[1] Galloway, Scott. The Four: The Hidden DNA of Amazon, Apple, Facebook, and Google. NY, NY: Portfolio, Penguin, 2017.160-161.

[2] Galloway, Scott. The Four: The Hidden DNA of Amazon, Apple, Facebook, and Google. NY, NY: Portfolio, Penguin, 2017. 158.

[3] Galloway, Scott. The Four: The Hidden DNA of Amazon, Apple, Facebook, and Google. NY, NY: Portfolio, Penguin, 2017. 126-127.

[4] Rainer, Thom. “Five Challenges to Healthy Church Growth.” May 08, 2017. Accessed November 27, 2018. https://www.visionroom.com/five-challenges-healthy-church-growth/.

About the Author

Jason Turbeville

A pastor, husband and father who loves to be around others. These are the things that describe me. I was a youth minister for 15 years but God changed the calling on my life. I love to travel and see where God takes me in my life.

5 responses to “People Look For Answers Where They Wont Be Judged…”

  1. Great post, Jason!

    You tied Galloway’s text into ministry right away and challenged us to do the same. It’s imperative that we understand how to utilize these four companies if we want to speak the language of our congregants.

    It must have been such an amazing experience to walk through the technological change and be part of the transition. You assert that, “We have focused on what society is doing against what we are told from our leaders is damnable, and we have not loved our neighbor as ourselves.” What would it look like for Christian leaders to use these four companies to love others? How are some ways that we can tap into the platforms of Amazon, Apple, Google and Facebook to spread the gospel and show Jesus?

    • Jason Turbeville says:

      The hardest part of being a ministry leader, to me anyway, is to watch those who are in our care do the exact opposite of what God has called them to do. I know this is nothing new, Peter pulled his sword, Thomas doubted until he saw with his own eyes. It just seems to come at us at light speed now.

      BTW the 90’s were crazy working in the tech industry, the explosion of technology must rival the industrial revolution and I was right in the middle of it.


  2. M Webb says:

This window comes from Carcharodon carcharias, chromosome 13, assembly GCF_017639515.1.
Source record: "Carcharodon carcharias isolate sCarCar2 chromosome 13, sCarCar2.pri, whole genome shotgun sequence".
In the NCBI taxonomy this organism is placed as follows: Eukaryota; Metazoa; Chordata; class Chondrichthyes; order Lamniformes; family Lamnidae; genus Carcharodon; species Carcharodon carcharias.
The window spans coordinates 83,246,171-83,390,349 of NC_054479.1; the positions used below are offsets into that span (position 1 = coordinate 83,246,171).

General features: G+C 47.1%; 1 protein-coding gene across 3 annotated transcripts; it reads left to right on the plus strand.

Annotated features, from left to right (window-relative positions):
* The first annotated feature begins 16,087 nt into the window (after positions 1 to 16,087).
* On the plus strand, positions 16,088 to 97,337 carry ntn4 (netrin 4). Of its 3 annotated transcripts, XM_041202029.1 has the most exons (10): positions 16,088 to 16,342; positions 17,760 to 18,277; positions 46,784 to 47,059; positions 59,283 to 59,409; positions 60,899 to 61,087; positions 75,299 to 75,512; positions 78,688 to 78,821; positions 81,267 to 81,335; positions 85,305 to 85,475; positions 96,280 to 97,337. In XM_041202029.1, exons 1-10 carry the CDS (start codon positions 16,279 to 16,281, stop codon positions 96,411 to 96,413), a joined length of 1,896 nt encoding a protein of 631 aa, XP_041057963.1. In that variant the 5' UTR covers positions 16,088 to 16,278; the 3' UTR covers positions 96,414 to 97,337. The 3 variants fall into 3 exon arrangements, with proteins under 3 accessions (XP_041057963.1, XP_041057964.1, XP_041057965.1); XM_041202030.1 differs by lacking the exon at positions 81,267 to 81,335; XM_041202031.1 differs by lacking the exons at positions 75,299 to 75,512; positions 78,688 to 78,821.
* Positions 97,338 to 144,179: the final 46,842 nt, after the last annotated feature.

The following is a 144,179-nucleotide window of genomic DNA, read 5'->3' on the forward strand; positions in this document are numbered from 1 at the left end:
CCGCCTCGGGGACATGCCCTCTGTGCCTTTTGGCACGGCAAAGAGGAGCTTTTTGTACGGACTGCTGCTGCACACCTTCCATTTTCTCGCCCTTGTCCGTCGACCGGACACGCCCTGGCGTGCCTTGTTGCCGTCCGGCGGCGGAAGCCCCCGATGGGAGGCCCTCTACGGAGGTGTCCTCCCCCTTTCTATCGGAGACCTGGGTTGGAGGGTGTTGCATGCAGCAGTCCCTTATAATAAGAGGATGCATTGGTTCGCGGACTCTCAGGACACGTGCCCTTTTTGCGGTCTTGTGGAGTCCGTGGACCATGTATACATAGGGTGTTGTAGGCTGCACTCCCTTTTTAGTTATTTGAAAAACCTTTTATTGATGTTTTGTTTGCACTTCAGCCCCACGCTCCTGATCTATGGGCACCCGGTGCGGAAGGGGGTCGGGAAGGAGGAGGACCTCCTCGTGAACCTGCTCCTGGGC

Great introduction and personal background in the beginnings of computers. Like many other countries, stealing tech is just part of business, so they rationalize away the “theft” part and focus on how much they are helping humanity. Like there was help needed in God’s economy.
    Will robots become the next generation of missionaries and evangelists? With enough “AI” artificial intelligence, you can just about give them everything they would need, except the “soul” part, but hey. This is a class that comes up with some strange ideas, right?
    We are all guilty right. When it matters is when it damages our testimony to others. Chips under the skin is next…
    I’m like you. I prefer to stay immersed in what and how God says we are to live and lead.
    Stand firm,
    M. Webb

  3. Greg says:

    Interesting to compare the influence of these companies and the lack of influence of the church….I wonder if it has to do with the path of least resistance…these companies accept and even encourage the user to spend more time on worthless things and (hopefully) the church is calling for folks to change and be challenge to greater service. For many that are lazy and like life the way it is I can see this as being an easy way out….gratification be it a “like” or the thrill of hunting and finding that item you wanted. Thanks for bring me to the place to think through some of these concepts.

  4. Dan Kreiss says:


    Your connection with the topic of technology early on was fascinating to me. I think you brought the issues to a head in your concluding paragraph. I wonder what you think about Galloway’s introduction both in the book and the video? Which of the 4 human urges do you think the church is designed to satiate and why does it now seem that other entities, including ‘The Four’, are doing it better now – particularly for emerging generations?